Sunday, January 4, 2015

Police and the Racism Discussion in the US

In the racial climate of America after Ferguson, after Eric Garner, and after the death of the two police officers in New York, it feels like we as a society are moving further from our country's stated goals of democracy and justice for a diverse citizenry.

There are lots of anecdotes that illustrate this, but I will just use this one I saw this morning as a starting point for talking about what is wrong and how we can become aware of it and improve, together.

According to this article, the photo on the right sparked outrage in the Pittsburgh Police Union. "FOP President Howard McQuillan [said] “The chief is calling us racists. He believes the Pittsburgh Police Department is racist. This has angered a lot of officers.”

Here is what the man in the photo says:
"I was hired to restore the legitimacy of the police department. I did not seek these young activists out. I was stopping for coffee at First Night. Their message is not anti-anybody. It is simply a call for awareness. The photo was a great, spontaneous moment in time. Please join dialogue for community healing."

"A source inside the Mayor Bill Peduto administration has called the photograph potentially very destructive, with no upside."

NO UPSIDE. So one side believes that all we have to do it talk about it, and it will get better. The other side believes that talking about it will only make it worse. Which one is right?


One of the biggest revolutions in Psychology had to do with Freud's idea that the unconscious is actually very powerful, and what we have access to, the conscious, is just the tip of the iceberg. Many psychological studies have then gone on to explore what exactly is happening under the surface, in all kinds of different scenarios and conditions.

One branch of this studies how the conscious tip of the iceberg may not be overtly racist, but we ALL have ways of processing the world according to race under the surface. Why? Well, when we have to react to the world in real time, and the most important thing is avoiding death, our brains have evolved to rely on shortcuts rather than process each person as the individual beautiful snowflake that they are. The people pushing for a conversation about race are hoping that becoming aware of what is under the surface of how our minds process the world will help us to become less racist.

It is important to understand that we are pretty much all racist at some level, and that level is subconscious. In the psychological studies testing this, reaction times reveal that some connections, such as black people and crime or violence, are more quickly made than the same kind of connections with white people. We shoot quicker when we see a black person holding a gun than a white person. We judge an ambiguous shove as more violent when it is done by a black person. And so on. Interestingly, though police officers make the same errors, they generally make them less. A great collection of summaries of relevant studies can be found here:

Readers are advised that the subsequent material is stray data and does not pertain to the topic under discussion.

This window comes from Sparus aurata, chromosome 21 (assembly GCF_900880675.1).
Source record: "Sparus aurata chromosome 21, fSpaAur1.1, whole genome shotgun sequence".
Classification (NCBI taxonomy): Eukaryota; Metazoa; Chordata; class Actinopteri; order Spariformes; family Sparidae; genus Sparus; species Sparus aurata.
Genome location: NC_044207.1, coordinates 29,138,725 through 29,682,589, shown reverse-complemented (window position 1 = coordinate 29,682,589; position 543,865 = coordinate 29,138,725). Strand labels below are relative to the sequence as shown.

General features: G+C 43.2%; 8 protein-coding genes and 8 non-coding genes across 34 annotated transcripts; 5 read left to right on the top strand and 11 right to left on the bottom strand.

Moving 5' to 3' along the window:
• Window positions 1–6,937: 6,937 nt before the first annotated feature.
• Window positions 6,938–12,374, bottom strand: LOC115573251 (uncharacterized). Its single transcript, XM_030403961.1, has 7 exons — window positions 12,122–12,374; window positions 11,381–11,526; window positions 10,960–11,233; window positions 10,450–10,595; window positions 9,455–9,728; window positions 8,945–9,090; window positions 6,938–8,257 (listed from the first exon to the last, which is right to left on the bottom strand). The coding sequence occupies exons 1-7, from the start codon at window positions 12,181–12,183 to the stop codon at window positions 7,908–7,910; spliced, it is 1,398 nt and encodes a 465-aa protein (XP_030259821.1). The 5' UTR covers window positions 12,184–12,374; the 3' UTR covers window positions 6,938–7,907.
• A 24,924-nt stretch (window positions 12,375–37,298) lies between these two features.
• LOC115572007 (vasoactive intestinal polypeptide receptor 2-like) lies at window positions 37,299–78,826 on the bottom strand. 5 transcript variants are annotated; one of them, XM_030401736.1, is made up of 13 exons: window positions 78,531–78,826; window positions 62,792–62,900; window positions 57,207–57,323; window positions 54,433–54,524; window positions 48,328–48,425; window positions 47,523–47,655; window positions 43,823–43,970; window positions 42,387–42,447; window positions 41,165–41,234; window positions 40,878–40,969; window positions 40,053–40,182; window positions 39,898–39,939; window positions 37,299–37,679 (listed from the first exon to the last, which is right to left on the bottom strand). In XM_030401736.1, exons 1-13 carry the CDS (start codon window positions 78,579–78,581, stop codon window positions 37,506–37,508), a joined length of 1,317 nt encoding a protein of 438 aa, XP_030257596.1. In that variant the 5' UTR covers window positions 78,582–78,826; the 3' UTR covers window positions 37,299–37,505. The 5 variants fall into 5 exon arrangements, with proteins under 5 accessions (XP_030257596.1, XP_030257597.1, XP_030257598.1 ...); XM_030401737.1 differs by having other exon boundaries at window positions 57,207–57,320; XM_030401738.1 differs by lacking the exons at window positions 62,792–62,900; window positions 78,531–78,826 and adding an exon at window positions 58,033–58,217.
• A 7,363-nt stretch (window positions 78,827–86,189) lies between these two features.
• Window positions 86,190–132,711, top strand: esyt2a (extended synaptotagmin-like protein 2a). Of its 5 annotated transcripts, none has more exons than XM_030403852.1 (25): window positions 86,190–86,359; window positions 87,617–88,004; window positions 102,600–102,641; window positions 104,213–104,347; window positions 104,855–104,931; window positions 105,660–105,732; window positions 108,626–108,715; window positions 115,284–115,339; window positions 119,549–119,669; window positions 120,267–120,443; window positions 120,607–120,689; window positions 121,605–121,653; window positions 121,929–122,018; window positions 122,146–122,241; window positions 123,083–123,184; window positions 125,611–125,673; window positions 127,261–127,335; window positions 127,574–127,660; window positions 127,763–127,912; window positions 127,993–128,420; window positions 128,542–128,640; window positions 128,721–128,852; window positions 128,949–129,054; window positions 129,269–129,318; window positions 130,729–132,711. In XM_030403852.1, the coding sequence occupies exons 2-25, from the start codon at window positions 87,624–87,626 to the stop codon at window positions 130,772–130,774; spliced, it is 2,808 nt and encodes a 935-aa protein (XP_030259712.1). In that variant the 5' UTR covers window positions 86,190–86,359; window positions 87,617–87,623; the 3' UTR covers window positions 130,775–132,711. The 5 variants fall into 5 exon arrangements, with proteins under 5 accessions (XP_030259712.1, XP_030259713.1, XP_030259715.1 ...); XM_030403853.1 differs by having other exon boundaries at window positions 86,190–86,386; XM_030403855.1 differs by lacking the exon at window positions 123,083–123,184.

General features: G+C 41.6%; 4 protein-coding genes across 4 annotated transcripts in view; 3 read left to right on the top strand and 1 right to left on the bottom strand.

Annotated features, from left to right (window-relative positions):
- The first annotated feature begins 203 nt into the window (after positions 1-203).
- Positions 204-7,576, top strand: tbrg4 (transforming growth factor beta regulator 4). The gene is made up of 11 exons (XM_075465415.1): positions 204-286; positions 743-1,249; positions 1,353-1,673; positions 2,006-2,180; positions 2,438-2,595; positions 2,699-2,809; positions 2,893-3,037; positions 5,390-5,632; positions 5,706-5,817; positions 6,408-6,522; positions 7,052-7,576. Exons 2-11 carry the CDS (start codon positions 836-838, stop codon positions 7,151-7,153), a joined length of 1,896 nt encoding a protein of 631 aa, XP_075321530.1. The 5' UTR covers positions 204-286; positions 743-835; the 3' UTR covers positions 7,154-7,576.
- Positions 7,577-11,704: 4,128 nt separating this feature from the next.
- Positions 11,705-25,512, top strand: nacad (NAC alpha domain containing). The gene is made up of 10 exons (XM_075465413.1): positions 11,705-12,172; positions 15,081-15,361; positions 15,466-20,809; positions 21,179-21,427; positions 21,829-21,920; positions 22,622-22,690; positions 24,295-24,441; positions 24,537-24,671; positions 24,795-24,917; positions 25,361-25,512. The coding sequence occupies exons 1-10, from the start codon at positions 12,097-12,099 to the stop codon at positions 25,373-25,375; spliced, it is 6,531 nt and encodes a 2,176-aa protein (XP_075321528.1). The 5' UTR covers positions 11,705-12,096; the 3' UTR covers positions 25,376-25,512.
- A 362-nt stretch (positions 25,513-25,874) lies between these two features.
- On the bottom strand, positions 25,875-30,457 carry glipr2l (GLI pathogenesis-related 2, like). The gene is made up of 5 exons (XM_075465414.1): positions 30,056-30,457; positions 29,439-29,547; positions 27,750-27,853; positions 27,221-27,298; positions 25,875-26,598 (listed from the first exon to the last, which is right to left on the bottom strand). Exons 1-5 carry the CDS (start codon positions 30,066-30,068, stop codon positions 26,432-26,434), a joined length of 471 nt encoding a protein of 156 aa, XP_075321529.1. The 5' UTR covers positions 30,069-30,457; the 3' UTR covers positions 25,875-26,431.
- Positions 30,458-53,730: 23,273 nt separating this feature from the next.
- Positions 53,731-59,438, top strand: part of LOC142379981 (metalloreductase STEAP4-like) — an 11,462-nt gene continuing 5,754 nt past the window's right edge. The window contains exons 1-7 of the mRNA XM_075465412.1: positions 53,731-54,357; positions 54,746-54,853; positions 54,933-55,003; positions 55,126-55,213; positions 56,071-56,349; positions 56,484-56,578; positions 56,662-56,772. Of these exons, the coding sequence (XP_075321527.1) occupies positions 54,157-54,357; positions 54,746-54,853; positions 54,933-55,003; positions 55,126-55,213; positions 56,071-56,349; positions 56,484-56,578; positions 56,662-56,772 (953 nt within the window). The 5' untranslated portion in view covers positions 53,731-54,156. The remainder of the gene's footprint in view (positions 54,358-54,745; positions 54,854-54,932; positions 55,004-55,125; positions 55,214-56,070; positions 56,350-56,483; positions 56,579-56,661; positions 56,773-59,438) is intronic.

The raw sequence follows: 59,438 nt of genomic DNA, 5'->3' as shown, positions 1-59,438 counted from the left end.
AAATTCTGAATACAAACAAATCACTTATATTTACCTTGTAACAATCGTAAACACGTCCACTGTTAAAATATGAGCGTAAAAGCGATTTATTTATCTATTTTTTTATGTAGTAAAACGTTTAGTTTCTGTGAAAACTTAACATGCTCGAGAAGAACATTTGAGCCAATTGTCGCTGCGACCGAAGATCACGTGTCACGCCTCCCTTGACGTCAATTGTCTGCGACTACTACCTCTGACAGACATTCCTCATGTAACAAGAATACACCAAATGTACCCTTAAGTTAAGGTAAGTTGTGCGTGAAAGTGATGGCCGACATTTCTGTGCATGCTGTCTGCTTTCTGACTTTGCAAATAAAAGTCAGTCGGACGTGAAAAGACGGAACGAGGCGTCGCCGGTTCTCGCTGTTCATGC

The lesson to take away here is that admitting that we are racist is a positive first step to challenging these culturally ingrained biases in our minds. It is not an accusation; it is the start of a conversation.

Wednesday, October 1, 2014

The Purpose of Discussions About Privilege

Today I stopped commenting on a 600+ comment thread on my facebook wall in which I was trying to explain the idea of privilege and why it was important to some people who didn't want to hear it. The original post was about intersectionality, the idea that everyone has certain ways in which they are privileged, and certain ways in which they are underprivileged. We all agreed on the points made in the article (they're sort of undisputable), yet somehow we managed to have a giant comment war about it. I learned something from that.

It's true that we have made a lot of progress in equality in the eyes of the law such as abolishing slavery and forcing companies to not discriminate in the hiring process (next up: gay marriage, fixing the justice system and the war on drugs). So why bother talking about privilege?

For me, learning about privilege helped me to put myself into context. l realized that my feelings of unease at being called bossy when I didn't feel like I was any more bossy than the other kids who were taking charge (boys) were not necessarily just problems with myself, they were in part manifestations of larger patterns that all women had to deal with.

A similar transformation happened in college when I heard people talking about double standards for women; I had been struggling to figure out how to not be a prude and also not be a slut (and also not a tease). No matter what I did I seemed to fall into one of those categories. Every girl I knew had been called at least one of those terms, and we all took it personally, as if it were really an attack on us and we should reflect on it and change our actions. Well, this doesn't mean that we should brush it off and any criticisms of our sexual tendencies or our leadership abilities are simply sexism, but it does mean that we can trust our own feelings of what feels right a little bit more, since we know that generally, people's perceptions are a little bit skewed in certain ways.

And because I'm totally white, I never had to deal with racism, and naturally, didn't acknowledge that white privilege existed (or if it did, it was miniscule and really not worth worrying about). I grew up in a good neighborhood and thought that if everyone did their part and tried to be good people, that would be much more effective than teaching about sociological constructs.

I think the same idea applies here, and to every privilege. Learning about privilege should not be a way to devalue the actions of those in power. It's not about the people in power, it's about the people not in power. That's perhaps why it's a problematic word; it draws attention to the wrong side of the equation (or, inequality I guess). 

The point is, when black students are taught in school that the language that they use at home and at church with their loved ones is "incorrect" English and they are marked down for it and labeled "bad at English," that's reflective of the power dynamic, not of them.

Realizing that language is actually always evolving and that linguists would never say that there is a "right" way and a "wrong" way to speak, rather it is the existing power structures asserting their dominance through language that makes one way "right" and one way "wrong," empowers those who are in the position of less power to understand their place in society for what it is, and to claim agency and, if they so choose, learn the dialect that those in power deem to be correct so that they may enjoy more privileges than they currently do.